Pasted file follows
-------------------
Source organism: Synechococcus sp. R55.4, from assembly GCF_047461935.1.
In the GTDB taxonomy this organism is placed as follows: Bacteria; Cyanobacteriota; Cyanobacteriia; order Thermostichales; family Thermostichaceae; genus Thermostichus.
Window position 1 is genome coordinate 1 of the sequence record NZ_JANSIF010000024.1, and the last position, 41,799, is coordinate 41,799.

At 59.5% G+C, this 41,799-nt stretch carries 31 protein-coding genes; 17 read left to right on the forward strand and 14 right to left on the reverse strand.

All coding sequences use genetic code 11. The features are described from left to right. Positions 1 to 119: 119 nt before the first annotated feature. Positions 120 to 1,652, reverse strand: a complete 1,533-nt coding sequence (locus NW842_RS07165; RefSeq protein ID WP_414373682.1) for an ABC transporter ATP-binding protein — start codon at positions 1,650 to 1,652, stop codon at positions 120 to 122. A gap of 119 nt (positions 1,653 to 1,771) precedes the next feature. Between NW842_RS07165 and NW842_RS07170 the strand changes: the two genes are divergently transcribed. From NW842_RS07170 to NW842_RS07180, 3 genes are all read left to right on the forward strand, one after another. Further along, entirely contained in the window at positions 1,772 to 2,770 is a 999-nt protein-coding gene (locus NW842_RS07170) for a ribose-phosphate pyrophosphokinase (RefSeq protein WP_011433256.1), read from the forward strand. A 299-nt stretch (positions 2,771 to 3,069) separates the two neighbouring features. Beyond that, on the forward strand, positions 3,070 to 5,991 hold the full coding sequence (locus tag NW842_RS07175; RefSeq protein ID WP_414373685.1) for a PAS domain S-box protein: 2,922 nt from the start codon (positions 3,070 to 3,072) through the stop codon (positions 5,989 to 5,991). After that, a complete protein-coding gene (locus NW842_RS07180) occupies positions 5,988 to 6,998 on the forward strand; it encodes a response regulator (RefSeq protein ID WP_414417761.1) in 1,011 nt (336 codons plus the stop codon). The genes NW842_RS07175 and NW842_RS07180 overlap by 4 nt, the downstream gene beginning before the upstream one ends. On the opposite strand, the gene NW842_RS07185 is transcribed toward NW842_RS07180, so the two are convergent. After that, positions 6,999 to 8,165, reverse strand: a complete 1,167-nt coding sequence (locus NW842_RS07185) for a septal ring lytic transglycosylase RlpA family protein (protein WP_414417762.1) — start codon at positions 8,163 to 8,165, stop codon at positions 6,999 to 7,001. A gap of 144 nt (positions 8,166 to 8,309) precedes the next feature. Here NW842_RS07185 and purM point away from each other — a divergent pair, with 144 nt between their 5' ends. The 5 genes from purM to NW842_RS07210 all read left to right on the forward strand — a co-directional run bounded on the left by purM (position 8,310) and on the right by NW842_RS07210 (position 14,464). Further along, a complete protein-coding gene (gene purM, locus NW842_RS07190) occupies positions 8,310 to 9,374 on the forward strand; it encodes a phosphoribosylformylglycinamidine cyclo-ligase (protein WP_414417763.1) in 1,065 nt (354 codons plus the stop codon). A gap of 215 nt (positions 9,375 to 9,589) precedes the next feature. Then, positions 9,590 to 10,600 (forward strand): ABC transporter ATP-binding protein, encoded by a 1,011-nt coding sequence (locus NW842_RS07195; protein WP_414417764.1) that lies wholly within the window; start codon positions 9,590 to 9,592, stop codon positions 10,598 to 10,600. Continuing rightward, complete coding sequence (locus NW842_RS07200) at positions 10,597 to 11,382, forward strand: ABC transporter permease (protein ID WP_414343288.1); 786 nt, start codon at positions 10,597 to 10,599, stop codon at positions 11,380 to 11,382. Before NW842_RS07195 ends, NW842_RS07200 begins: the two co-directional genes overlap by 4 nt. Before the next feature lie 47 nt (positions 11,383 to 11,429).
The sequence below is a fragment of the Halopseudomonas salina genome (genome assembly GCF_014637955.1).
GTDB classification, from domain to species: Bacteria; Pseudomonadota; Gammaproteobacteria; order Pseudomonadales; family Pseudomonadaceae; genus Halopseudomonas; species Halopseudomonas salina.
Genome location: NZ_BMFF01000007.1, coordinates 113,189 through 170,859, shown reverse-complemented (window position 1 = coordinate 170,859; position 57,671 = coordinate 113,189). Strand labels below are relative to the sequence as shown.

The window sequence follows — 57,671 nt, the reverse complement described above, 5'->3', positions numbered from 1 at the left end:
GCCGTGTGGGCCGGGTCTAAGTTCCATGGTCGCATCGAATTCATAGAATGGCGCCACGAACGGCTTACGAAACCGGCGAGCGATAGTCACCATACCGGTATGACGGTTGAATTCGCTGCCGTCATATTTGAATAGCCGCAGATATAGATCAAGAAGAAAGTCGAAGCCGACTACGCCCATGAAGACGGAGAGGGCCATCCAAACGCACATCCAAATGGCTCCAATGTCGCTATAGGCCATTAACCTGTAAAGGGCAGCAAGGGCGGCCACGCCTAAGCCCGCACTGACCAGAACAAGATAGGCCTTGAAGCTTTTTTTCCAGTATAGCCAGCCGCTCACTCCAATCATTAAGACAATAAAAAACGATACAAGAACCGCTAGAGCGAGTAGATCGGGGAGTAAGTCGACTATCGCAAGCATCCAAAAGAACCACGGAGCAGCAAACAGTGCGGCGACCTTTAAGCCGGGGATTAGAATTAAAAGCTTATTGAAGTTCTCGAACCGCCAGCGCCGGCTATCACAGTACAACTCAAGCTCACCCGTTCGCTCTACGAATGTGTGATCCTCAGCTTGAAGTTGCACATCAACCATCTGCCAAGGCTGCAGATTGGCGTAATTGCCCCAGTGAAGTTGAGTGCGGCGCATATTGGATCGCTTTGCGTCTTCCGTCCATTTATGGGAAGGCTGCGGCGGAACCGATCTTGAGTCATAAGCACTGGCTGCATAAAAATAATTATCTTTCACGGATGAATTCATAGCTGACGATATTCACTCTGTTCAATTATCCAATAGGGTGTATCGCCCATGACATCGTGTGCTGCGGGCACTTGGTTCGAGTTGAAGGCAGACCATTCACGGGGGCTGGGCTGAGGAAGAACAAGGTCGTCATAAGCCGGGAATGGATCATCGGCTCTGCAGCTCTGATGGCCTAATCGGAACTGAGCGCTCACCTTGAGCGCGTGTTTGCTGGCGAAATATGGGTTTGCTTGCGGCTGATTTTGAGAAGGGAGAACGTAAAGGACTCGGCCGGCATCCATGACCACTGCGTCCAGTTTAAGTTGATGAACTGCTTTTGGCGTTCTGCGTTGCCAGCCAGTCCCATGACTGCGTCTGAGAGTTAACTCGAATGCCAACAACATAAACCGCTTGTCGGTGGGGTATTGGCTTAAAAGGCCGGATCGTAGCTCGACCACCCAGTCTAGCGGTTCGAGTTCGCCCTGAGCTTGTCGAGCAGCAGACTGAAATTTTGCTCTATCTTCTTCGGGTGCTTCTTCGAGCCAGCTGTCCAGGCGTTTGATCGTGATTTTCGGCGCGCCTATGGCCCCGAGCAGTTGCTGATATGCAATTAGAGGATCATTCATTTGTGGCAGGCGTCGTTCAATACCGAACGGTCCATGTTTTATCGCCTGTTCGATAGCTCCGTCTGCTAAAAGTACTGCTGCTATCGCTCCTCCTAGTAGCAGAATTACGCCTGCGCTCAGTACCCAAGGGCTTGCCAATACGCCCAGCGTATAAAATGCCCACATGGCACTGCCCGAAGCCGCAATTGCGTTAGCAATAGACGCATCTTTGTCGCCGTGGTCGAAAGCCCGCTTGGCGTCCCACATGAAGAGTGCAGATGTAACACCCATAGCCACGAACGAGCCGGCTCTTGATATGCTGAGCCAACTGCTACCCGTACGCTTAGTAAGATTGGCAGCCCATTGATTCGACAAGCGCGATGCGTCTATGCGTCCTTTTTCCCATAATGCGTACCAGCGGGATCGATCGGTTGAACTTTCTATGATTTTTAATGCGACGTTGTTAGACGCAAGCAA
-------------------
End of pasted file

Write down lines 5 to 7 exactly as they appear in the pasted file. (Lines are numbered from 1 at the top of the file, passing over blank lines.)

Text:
All coding sequences use genetic code 11. The features are described from left to right. Positions 1 to 119: 119 nt before the first annotated feature. Positions 120 to 1,652, reverse strand: a complete 1,533-nt coding sequence (locus NW842_RS07165; RefSeq protein ID WP_414373682.1) for an ABC transporter ATP-binding protein — start codon at positions 1,650 to 1,652, stop codon at positions 120 to 122. A gap of 119 nt (positions 1,653 to 1,771) precedes the next feature. Between NW842_RS07165 and NW842_RS07170 the strand changes: the two genes are divergently transcribed. From NW842_RS07170 to NW842_RS07180, 3 genes are all read left to right on the forward strand, one after another. Further along, entirely contained in the window at positions 1,772 to 2,770 is a 999-nt protein-coding gene (locus NW842_RS07170) for a ribose-phosphate pyrophosphokinase (RefSeq protein WP_011433256.1), read from the forward strand. A 299-nt stretch (positions 2,771 to 3,069) separates the two neighbouring features. Beyond that, on the forward strand, positions 3,070 to 5,991 hold the full coding sequence (locus tag NW842_RS07175; RefSeq protein ID WP_414373685.1) for a PAS domain S-box protein: 2,922 nt from the start codon (positions 3,070 to 3,072) through the stop codon (positions 5,989 to 5,991). After that, a complete protein-coding gene (locus NW842_RS07180) occupies positions 5,988 to 6,998 on the forward strand; it encodes a response regulator (RefSeq protein ID WP_414417761.1) in 1,011 nt (336 codons plus the stop codon). The genes NW842_RS07175 and NW842_RS07180 overlap by 4 nt, the downstream gene beginning before the upstream one ends. On the opposite strand, the gene NW842_RS07185 is transcribed toward NW842_RS07180, so the two are convergent. After that, positions 6,999 to 8,165, reverse strand: a complete 1,167-nt coding sequence (locus NW842_RS07185) for a septal ring lytic transglycosylase RlpA family protein (protein WP_414417762.1) — start codon at positions 8,163 to 8,165, stop codon at positions 6,999 to 7,001. A gap of 144 nt (positions 8,166 to 8,309) precedes the next feature. Here NW842_RS07185 and purM point away from each other — a divergent pair, with 144 nt between their 5' ends. The 5 genes from purM to NW842_RS07210 all read left to right on the forward strand — a co-directional run bounded on the left by purM (position 8,310) and on the right by NW842_RS07210 (position 14,464). Further along, a complete protein-coding gene (gene purM, locus NW842_RS07190) occupies positions 8,310 to 9,374 on the forward strand; it encodes a phosphoribosylformylglycinamidine cyclo-ligase (protein WP_414417763.1) in 1,065 nt (354 codons plus the stop codon). A gap of 215 nt (positions 9,375 to 9,589) precedes the next feature. Then, positions 9,590 to 10,600 (forward strand): ABC transporter ATP-binding protein, encoded by a 1,011-nt coding sequence (locus NW842_RS07195; protein WP_414417764.1) that lies wholly within the window; start codon positions 9,590 to 9,592, stop codon positions 10,598 to 10,600. Continuing rightward, complete coding sequence (locus NW842_RS07200) at positions 10,597 to 11,382, forward strand: ABC transporter permease (protein ID WP_414343288.1); 786 nt, start codon at positions 10,597 to 10,599, stop codon at positions 11,380 to 11,382. Before NW842_RS07195 ends, NW842_RS07200 begins: the two co-directional genes overlap by 4 nt. Before the next feature lie 47 nt (positions 11,383 to 11,429).
The sequence below is a fragment of the Halopseudomonas salina genome (genome assembly GCF_014637955.1).
GTDB classification, from domain to species: Bacteria; Pseudomonadota; Gammaproteobacteria; order Pseudomonadales; family Pseudomonadaceae; genus Halopseudomonas; species Halopseudomonas salina.